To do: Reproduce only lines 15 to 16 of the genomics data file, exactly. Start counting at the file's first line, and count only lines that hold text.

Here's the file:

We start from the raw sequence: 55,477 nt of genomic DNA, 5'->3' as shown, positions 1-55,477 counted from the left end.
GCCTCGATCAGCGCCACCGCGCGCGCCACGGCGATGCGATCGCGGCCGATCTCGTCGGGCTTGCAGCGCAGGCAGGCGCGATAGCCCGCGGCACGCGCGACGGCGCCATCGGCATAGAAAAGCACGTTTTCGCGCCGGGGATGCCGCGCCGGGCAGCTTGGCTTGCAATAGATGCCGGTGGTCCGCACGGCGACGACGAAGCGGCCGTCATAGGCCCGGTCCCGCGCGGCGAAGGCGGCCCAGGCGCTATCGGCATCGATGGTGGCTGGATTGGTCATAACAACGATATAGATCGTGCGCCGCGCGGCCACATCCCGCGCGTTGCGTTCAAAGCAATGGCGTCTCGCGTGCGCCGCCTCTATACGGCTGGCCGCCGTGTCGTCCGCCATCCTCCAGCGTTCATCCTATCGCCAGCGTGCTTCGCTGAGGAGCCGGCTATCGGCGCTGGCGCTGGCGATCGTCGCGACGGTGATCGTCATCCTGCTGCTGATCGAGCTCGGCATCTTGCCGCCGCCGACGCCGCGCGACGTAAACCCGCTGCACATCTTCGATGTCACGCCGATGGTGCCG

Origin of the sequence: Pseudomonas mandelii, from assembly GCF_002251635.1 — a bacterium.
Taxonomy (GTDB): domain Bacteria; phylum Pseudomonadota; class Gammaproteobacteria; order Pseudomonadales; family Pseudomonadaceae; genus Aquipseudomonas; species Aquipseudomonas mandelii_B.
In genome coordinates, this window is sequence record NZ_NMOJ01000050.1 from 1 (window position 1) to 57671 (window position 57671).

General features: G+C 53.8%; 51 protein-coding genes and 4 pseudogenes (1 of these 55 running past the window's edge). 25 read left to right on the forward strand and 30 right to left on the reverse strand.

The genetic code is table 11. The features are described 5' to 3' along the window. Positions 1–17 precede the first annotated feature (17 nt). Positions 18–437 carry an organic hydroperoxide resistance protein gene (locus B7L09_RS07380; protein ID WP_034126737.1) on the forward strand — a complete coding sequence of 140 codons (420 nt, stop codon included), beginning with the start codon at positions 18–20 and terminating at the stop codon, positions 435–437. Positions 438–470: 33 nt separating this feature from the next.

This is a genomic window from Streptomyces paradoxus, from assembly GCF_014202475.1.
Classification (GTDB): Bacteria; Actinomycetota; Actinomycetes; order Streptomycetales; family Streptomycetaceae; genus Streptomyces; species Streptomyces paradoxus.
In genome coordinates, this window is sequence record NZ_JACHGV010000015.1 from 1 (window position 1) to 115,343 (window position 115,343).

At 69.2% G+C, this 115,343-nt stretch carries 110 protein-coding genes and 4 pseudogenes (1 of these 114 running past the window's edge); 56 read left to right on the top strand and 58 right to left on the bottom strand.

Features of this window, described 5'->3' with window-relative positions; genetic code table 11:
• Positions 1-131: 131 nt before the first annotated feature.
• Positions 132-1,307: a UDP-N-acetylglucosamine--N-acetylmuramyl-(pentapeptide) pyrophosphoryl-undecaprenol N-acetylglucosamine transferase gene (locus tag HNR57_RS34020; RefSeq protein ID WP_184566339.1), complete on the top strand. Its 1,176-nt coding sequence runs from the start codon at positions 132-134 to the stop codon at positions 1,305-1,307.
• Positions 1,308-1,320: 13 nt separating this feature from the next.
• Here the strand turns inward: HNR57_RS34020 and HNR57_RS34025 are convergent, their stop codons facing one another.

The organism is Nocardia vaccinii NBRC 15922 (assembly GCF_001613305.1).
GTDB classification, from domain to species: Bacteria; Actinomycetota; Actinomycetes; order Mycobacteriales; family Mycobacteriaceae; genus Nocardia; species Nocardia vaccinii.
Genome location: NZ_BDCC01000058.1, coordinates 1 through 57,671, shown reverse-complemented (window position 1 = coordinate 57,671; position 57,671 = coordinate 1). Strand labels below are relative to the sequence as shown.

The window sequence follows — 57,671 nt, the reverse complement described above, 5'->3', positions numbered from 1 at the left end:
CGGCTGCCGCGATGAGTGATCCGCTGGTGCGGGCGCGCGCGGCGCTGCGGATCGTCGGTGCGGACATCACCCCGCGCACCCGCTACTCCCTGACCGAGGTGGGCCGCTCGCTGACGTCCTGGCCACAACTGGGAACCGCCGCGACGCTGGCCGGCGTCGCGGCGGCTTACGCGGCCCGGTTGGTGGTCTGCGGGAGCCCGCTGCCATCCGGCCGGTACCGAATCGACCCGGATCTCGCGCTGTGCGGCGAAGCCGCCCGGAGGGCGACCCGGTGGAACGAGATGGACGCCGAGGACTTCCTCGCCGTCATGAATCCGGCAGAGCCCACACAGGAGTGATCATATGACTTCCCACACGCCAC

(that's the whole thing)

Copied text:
• Positions 1,308-1,320: 13 nt separating this feature from the next.
• Here the strand turns inward: HNR57_RS34020 and HNR57_RS34025 are convergent, their stop codons facing one another.